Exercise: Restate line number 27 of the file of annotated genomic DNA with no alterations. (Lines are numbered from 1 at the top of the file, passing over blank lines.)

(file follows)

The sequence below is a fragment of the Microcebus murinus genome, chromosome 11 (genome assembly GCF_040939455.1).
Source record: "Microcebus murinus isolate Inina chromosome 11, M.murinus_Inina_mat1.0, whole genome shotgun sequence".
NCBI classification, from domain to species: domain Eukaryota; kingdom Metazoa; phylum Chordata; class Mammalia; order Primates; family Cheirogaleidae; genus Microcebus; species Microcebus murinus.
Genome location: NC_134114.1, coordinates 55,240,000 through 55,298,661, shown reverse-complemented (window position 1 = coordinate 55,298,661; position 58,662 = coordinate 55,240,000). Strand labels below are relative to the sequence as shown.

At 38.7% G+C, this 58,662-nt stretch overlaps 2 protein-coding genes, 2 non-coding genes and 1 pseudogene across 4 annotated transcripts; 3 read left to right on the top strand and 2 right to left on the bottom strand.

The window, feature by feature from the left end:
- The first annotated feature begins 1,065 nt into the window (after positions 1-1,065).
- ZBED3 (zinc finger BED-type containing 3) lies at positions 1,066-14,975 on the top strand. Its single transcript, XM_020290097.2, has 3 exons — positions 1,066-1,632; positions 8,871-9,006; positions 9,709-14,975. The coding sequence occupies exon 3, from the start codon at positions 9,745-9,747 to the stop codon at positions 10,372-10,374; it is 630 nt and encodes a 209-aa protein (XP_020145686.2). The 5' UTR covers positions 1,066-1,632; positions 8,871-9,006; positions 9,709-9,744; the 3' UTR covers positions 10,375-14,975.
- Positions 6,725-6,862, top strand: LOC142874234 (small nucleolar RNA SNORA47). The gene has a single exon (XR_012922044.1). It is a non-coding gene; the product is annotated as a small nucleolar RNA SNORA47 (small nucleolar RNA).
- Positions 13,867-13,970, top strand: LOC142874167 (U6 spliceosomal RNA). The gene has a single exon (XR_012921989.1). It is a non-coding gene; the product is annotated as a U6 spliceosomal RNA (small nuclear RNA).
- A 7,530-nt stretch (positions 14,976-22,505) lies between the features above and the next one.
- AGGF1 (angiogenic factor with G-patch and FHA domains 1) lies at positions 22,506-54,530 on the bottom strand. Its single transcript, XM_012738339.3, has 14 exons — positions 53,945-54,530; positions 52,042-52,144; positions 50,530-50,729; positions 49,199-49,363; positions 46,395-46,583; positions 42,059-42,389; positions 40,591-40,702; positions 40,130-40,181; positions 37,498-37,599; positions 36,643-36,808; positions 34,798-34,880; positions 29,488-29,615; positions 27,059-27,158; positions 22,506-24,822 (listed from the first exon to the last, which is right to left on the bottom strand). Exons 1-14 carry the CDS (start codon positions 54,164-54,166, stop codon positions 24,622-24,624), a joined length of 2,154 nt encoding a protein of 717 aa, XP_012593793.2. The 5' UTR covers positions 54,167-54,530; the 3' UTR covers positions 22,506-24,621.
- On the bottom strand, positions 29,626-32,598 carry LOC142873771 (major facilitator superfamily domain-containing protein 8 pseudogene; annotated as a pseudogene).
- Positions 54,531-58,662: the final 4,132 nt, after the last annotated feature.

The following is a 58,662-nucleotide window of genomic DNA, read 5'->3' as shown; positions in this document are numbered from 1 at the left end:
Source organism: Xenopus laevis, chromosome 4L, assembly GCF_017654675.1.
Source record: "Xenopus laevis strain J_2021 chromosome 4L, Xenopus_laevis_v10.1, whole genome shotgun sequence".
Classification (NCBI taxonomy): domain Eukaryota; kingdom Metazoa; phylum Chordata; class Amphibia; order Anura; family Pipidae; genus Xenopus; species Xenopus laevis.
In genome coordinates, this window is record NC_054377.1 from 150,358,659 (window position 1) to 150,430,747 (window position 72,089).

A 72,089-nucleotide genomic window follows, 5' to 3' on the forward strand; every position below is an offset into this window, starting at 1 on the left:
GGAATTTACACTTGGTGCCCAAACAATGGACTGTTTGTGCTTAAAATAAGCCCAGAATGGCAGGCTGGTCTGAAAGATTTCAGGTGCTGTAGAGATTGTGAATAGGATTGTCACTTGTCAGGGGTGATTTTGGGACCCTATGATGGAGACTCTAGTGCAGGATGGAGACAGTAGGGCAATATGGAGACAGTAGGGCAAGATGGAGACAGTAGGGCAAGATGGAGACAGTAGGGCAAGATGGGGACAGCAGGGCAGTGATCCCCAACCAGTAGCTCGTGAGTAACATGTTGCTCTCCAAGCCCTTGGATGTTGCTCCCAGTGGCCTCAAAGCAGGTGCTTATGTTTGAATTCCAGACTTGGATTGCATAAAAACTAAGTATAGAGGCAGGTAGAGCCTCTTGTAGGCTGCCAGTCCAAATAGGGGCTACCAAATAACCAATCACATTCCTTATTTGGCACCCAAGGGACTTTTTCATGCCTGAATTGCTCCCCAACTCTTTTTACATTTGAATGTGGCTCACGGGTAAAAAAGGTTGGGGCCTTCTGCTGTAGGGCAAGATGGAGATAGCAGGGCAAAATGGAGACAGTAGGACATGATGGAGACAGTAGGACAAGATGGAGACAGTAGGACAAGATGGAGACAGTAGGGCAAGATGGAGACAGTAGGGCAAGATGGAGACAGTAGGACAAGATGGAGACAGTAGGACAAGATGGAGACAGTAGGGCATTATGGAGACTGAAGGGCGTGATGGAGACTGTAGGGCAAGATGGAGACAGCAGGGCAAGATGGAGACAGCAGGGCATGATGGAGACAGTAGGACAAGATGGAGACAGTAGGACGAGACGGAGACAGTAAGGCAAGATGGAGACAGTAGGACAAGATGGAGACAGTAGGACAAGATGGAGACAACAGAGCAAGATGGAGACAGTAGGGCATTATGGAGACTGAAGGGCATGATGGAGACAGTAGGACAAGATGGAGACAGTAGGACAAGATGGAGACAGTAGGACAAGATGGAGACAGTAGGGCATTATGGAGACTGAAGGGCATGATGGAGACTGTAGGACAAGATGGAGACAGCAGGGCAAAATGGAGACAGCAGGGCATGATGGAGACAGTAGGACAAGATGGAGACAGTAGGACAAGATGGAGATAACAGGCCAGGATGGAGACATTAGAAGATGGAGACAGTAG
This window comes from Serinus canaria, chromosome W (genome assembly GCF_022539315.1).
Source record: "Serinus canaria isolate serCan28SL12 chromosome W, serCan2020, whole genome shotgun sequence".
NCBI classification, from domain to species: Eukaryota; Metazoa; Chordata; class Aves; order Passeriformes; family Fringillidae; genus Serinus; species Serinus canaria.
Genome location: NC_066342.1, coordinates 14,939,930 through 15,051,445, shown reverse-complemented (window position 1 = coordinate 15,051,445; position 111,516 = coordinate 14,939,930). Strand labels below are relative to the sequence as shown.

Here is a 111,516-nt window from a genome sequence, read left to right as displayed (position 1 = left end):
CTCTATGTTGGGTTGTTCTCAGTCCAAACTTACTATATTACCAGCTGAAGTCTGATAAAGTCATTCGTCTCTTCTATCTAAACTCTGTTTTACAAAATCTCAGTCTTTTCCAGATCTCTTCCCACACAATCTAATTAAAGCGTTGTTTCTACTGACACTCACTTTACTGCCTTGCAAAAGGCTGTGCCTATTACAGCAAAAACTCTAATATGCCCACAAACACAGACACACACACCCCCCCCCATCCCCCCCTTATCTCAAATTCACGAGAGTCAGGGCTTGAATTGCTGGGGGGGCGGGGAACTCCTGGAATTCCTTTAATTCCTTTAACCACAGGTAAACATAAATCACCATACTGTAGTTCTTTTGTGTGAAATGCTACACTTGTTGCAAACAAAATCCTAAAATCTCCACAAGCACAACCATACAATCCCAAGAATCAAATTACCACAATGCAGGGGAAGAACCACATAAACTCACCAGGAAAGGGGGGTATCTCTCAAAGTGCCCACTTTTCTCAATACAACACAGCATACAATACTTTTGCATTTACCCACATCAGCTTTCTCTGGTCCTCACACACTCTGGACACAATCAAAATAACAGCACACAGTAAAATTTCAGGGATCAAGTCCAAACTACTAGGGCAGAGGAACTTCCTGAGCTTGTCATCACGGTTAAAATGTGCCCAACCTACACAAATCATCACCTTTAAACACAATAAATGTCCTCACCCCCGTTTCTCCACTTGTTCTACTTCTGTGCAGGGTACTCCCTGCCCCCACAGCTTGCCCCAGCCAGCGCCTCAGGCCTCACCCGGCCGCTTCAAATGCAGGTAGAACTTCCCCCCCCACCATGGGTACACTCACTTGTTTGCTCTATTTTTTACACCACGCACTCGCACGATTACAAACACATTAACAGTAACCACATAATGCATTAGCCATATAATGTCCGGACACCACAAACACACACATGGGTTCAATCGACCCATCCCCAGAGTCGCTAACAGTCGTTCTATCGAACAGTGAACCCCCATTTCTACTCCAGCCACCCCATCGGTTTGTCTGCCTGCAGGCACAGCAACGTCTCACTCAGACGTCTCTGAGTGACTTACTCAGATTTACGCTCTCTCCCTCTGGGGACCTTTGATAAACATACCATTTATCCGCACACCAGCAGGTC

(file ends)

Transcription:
CTCTATGTTGGGTTGTTCTCAGTCCAAACTTACTATATTACCAGCTGAAGTCTGATAAAGTCATTCGTCTCTTCTATCTAAACTCTGTTTTACAAAATCTCAGTCTTTTCCAGATCTCTTCCCACACAATCTAATTAAAGCGTTGTTTCTACTGACACTCACTTTACTGCCTTGCAAAAGGCTGTGCCTATTACAGCAAAAACTCTAATATGCCCACAAACACAGACACACACACCCCCCCCCATCCCCCCCTTATCTCAAATTCACGAGAGTCAGGGCTTGAATTGCTGGGGGGGCGGGGAACTCCTGGAATTCCTTTAATTCCTTTAACCACAGGTAAACATAAATCACCATACTGTAGTTCTTTTGTGTGAAATGCTACACTTGTTGCAAACAAAATCCTAAAATCTCCACAAGCACAACCATACAATCCCAAGAATCAAATTACCACAATGCAGGGGAAGAACCACATAAACTCACCAGGAAAGGGGGGTATCTCTCAAAGTGCCCACTTTTCTCAATACAACACAGCATACAATACTTTTGCATTTACCCACATCAGCTTTCTCTGGTCCTCACACACTCTGGACACAATCAAAATAACAGCACACAGTAAAATTTCAGGGATCAAGTCCAAACTACTAGGGCAGAGGAACTTCCTGAGCTTGTCATCACGGTTAAAATGTGCCCAACCTACACAAATCATCACCTTTAAACACAATAAATGTCCTCACCCCCGTTTCTCCACTTGTTCTACTTCTGTGCAGGGTACTCCCTGCCCCCACAGCTTGCCCCAGCCAGCGCCTCAGGCCTCACCCGGCCGCTTCAAATGCAGGTAGAACTTCCCCCCCCACCATGGGTACACTCACTTGTTTGCTCTATTTTTTACACCACGCACTCGCACGATTACAAACACATTAACAGTAACCACATAATGCATTAGCCATATAATGTCCGGACACCACAAACACACACATGGGTTCAATCGACCCATCCCCAGAGTCGCTAACAGTCGTTCTATCGAACAGTGAACCCCCATTTCTACTCCAGCCACCCCATCGGTTTGTCTGCCTGCAGGCACAGCAACGTCTCACTCAGACGTCTCTGAGTGACTTACTCAGATTTACGCTCTCTCCCTCTGGGGACCTTTGATAAACATACCATTTATCCGCACACCAGCAGGTC